Sample Workflow: Video Abstracts
This section walks through a workflow that you might use to prepare a WWT tour that can act as a “video abstract” to a scientific paper.
The first question to ask yourself is: can one or more images be used as a primary way to communicate the main science result?
If the answer is no, it will be difficult to make a video abstract completely with WWT. It will take more time and WWT could be used for parts, but final abstract would have most of the visuals created outside of WWT and edited together.
If yes, keep reading.
We estimate the total time to make such an abstract to be about 6–14 hr:
- Prepare data: 0–4 hr
- Make storyboard: 0.5 hr
- Write draft script: 1 hr
- Record draft narration: 0.5 hr
- Create draft tour: 1–3 hr
- Create draft video (optional): 0.5 hr
- Gather feedback: 1.0 hr (not including waiting for other people to get back to you!)
- Record final narration: 0.5–1.5 hr
- Refine tour: 1–2 hr
- Create final video (optional): 0.5 hr
Step 1: Prepare data🔗
Some abstracts can be presented with the data in WWT, adding only text and image overlays. Other, more complex tours will want to represent the original new data presented in the paper. In these cases, significant time might have to be taken to import FITS or other data formats into WWT.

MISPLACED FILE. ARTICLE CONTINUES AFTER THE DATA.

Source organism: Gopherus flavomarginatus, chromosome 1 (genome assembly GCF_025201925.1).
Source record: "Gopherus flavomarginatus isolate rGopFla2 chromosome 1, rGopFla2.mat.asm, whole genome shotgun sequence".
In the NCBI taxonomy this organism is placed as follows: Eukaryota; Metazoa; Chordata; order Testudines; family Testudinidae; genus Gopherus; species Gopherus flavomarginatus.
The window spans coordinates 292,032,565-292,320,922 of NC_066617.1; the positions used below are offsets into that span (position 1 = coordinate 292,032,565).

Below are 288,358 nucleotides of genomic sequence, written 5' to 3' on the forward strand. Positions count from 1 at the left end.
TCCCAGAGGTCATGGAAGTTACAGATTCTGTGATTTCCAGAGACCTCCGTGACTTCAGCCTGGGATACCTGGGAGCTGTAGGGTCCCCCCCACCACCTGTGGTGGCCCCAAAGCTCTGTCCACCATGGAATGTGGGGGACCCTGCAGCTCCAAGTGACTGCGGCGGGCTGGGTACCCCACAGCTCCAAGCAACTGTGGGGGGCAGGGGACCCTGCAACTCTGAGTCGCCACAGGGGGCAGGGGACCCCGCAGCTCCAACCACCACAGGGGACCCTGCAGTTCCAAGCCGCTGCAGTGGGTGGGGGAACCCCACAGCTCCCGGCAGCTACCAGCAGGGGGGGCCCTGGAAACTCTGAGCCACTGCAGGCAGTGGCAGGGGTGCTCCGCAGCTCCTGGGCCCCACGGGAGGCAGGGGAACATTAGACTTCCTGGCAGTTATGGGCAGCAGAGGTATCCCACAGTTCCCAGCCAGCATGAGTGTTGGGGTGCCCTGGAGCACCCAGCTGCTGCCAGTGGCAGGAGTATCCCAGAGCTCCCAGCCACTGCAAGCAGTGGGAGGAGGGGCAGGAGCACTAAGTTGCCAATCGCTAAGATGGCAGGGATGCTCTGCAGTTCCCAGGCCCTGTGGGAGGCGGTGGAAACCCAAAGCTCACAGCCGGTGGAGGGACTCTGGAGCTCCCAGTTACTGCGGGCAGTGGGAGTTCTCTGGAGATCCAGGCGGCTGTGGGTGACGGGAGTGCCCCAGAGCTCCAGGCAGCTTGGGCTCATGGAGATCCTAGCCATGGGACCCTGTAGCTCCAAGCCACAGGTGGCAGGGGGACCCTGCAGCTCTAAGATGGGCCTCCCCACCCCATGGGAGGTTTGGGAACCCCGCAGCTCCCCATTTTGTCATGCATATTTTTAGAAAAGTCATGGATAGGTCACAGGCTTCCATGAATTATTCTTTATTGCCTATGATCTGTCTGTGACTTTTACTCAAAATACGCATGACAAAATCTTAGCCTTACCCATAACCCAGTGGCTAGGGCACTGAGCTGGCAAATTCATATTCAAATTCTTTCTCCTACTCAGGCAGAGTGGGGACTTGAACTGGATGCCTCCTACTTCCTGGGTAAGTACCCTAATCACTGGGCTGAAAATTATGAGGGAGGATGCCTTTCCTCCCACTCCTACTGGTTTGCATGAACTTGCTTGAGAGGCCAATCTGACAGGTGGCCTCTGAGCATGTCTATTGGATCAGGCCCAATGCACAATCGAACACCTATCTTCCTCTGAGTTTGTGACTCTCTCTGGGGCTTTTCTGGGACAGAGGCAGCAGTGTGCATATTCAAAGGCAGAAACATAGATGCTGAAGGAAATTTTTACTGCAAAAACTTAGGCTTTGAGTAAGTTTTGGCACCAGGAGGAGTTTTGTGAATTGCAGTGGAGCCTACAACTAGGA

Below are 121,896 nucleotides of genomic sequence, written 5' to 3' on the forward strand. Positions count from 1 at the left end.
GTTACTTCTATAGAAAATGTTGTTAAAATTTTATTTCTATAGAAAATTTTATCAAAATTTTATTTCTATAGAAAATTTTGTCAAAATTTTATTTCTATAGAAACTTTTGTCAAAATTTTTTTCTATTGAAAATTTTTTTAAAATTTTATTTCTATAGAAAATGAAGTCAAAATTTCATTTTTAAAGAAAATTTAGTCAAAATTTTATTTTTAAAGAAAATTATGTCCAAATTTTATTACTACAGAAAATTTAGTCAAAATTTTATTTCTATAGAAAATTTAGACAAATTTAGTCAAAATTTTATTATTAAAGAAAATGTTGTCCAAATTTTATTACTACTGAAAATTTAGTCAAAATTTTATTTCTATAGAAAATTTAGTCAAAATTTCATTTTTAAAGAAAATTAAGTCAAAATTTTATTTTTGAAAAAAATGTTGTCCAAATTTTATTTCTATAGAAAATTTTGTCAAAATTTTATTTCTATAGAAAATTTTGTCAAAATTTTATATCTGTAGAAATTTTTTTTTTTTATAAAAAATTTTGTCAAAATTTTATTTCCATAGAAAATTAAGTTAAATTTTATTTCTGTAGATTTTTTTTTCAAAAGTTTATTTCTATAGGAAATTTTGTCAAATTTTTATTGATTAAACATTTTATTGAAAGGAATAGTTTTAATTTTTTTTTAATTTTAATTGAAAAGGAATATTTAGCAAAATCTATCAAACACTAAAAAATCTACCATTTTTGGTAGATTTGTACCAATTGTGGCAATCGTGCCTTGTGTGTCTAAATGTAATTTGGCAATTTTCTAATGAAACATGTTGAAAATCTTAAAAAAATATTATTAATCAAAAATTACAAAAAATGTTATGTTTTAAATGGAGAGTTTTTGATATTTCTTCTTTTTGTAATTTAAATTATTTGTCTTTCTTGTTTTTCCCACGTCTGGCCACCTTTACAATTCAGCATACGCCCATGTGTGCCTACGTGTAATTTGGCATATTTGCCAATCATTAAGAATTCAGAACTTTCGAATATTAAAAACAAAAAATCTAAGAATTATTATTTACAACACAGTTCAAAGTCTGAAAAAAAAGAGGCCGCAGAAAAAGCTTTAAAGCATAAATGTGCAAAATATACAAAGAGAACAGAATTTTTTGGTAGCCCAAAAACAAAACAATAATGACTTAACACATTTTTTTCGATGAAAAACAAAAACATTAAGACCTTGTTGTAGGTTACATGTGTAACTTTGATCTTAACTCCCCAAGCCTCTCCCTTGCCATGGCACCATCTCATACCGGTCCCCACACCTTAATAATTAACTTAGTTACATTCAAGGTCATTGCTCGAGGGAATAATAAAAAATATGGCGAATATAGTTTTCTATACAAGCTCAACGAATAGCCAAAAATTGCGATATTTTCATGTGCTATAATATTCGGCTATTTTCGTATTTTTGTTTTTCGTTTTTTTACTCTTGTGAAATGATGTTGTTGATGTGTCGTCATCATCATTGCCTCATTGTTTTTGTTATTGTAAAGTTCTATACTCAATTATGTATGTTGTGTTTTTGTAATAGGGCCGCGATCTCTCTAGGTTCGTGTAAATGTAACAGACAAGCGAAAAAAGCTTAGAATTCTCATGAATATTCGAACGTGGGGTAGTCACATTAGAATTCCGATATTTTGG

Below is one representative workflow used to get the data into WWT necessary for a video abstract. This workflow assumes that the data that will be added to WWT in order to present the abstract are in the form of FITS files.
- Use FITS Liberator to make a TIFF from original FITS file.
- Had to select "No Flip" (which controls vertical flips)
- The image was still flipped horizontally, so …
- Loaded output TIFF into Photoshop and did a horizontal flip and resaved
- Test by loading large TIFF into WWT
- When final TIFFs are made, publish them online somewhere.
- Import the image into WWT using the ImportImage tool.
- Download the collection (WTML) file which has reference to new tiled images that can now be used in a tour.
In the example, this was done for two images. One was the astronomical VLA
Sgr_A_West-Ka and the second was a line plot. For the plot, the
coordinates were copied from an image at the same scale. The plot was exported
from Illustrator as a PNG with transparency everywhere except where the lines
of the plot were to be drawn.
Step 2: Make storyboard🔗
The storyboard is a sequence of draft visuals representing what will be on screen. It can be in the form of descriptions of what is to be shown or a list of figures (from WWT as well as those in the paper). In the case of the example Proplyd paper, it was a list of figures, selecting those from the paper that directly supporting the words of the written abstract (script of the tour).
Step 3: Write draft script🔗
Drafting a script in either bullet or written form is the first step in the process. The simplest way to do this is to read the written abstract with modest revisions for acronyms, jargon and detailed numerical data. In an example, reading the text of the abstract verbatim took about 2:15.
Step 4: Record draft narration🔗
Record draft narration for timing. Don’t worry about flubs or mistakes as long as they don’t change the time appreciably. It is suggested to use Audacity, which is a free tool available on Mac OS, Linux or Windows to record and edit audio. However, feel free to use any program that can create a high-quality MP3 file. See the Audio section for further advice.
Step 5: Create draft tour🔗